From a tile owned by a descendant of Jan Putman in the Mohawk Valley. A copy with the lion argent painted on a wooden plate about 1840 (8 inches wide is owned by Eben Putnam of Salem, MA).
This suggests that a chevron may have once been used by the family and also the color’s blue and green instead of red.
The crest describe here by An American Armory is very similar to the one pictured above, which has two boars heads instead of three. It is my guess this depiction is the most accurate crest for the Pootman familly.
Eben Putnam was a publisher in the late 1800's, he was a member of the unrelated English Putnam family. InPutnam Leaflets, November and December, 1895, Eben wrote the following about the crest of the Dutch-American Putman family:
The shield and crest shown herewith is that in use in several branches of the family descended from Jan Poutman of Albany. The coat of arms while resembling that of at least one English family is undoubtedly of Dutch origin. The early history of the original from which the engraving was taken is unknown:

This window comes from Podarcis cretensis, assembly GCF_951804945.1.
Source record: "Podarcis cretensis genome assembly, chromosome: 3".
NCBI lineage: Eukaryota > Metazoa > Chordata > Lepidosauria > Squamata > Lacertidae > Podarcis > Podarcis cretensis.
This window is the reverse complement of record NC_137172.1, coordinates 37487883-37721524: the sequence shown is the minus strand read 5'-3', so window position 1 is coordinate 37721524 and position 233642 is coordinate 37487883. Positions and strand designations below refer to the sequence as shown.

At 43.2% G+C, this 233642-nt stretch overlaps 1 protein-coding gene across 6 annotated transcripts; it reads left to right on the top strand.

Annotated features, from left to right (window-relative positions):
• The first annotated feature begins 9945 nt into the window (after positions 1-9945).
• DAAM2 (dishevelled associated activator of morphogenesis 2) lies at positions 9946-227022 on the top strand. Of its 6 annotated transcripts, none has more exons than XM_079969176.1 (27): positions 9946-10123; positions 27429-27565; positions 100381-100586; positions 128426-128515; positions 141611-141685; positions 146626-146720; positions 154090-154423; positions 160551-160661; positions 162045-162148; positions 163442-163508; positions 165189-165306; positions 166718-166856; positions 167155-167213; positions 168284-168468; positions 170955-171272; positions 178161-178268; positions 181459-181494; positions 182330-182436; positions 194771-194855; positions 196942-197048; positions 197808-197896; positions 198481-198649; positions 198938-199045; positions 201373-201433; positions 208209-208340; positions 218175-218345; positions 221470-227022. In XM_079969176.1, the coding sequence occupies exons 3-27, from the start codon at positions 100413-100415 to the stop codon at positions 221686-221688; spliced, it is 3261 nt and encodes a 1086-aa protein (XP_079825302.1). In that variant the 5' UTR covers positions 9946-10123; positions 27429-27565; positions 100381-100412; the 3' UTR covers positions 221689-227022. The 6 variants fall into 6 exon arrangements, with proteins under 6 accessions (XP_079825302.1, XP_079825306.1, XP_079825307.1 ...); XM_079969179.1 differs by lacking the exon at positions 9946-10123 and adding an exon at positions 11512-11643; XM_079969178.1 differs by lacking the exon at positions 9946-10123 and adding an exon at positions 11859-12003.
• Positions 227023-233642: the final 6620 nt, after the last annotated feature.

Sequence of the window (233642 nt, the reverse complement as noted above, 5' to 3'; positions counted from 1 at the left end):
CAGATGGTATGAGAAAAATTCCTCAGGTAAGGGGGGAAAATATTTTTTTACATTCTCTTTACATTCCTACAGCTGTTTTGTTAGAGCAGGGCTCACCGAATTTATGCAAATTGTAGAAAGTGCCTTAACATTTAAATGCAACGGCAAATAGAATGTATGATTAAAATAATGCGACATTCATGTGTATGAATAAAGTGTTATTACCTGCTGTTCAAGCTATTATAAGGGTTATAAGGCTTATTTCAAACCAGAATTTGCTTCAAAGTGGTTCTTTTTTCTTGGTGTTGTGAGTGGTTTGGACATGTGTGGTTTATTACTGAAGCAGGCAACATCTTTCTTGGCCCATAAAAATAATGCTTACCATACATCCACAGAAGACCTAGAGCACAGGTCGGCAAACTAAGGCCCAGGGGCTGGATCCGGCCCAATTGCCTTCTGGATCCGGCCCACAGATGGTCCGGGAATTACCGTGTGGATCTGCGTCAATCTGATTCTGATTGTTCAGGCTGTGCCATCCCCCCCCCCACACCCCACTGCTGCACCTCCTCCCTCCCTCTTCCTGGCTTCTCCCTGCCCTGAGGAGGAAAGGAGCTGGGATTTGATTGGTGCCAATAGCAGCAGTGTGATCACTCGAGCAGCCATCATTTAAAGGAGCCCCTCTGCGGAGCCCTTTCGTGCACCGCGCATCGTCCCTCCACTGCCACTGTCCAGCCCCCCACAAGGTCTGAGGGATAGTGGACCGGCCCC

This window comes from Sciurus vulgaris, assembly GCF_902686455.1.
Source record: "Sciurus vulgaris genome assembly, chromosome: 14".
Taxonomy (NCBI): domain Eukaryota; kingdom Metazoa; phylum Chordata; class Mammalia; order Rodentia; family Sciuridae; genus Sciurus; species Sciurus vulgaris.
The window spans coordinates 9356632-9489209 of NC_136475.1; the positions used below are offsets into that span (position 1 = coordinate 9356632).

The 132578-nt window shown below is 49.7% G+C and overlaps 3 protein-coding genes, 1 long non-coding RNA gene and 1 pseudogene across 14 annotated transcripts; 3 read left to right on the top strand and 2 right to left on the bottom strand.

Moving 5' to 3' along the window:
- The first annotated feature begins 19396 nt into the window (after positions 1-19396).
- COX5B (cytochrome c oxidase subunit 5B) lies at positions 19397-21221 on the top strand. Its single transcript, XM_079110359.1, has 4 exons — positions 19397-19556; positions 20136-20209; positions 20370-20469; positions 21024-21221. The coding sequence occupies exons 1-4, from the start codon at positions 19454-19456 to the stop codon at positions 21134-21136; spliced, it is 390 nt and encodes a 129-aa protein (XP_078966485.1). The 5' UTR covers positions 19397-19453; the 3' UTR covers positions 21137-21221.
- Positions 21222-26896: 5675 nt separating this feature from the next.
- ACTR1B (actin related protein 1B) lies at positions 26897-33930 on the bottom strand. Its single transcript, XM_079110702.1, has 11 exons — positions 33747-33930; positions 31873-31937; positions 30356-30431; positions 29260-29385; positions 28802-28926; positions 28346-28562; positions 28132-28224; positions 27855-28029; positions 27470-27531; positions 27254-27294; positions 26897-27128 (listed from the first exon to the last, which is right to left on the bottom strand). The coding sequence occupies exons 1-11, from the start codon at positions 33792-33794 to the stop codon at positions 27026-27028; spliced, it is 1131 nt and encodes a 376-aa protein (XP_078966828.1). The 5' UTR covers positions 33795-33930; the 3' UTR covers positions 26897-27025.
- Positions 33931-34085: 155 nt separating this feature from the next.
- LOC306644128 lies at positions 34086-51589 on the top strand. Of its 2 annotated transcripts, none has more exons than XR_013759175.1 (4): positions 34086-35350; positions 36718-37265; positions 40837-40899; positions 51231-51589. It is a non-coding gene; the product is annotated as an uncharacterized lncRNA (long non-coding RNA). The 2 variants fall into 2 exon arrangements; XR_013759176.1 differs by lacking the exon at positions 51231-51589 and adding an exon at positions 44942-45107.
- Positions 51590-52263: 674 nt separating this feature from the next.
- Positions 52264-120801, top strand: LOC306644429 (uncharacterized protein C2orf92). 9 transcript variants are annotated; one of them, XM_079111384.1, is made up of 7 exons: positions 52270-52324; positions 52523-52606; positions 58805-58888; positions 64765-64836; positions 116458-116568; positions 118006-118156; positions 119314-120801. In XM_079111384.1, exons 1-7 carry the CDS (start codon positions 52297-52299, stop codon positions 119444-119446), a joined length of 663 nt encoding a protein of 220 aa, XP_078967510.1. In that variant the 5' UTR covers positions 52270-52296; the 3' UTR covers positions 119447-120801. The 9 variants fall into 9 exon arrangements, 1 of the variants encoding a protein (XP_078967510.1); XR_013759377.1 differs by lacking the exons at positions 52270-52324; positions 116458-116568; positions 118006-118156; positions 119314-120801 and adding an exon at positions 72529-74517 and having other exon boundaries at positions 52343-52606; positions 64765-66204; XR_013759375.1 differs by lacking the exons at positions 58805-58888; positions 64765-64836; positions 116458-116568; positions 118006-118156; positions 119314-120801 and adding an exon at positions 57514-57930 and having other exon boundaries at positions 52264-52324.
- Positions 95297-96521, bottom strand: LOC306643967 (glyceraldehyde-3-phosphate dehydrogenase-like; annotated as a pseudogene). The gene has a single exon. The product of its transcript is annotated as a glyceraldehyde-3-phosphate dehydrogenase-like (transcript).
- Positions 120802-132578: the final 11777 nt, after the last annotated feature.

Arms of Poutman, Putman, Putnam descended from Jan Poutman—Gules [red background] on a fess argent [a silver bar running horizontally through the middle of the shield] between three boar’s heads erased close, or, [two boar’s heads above the fess, one below the fess, of gold color], a lion passant, sable, [a black lion in the fess walking to the left].
Eben Putnam used the spelling Poutman; however, I have not found a period document that shows that the family ever used the spelling Poutman. Eben was the only one of an early period to spell our family name Poutman.
Heraldry says that beneath the shield in English heraldry is a ribbon with the motto or slogan of the family: Eben describes that Dutch-American Putman family motto as "Deum Non Alium Timeo" or God No Other I Fear.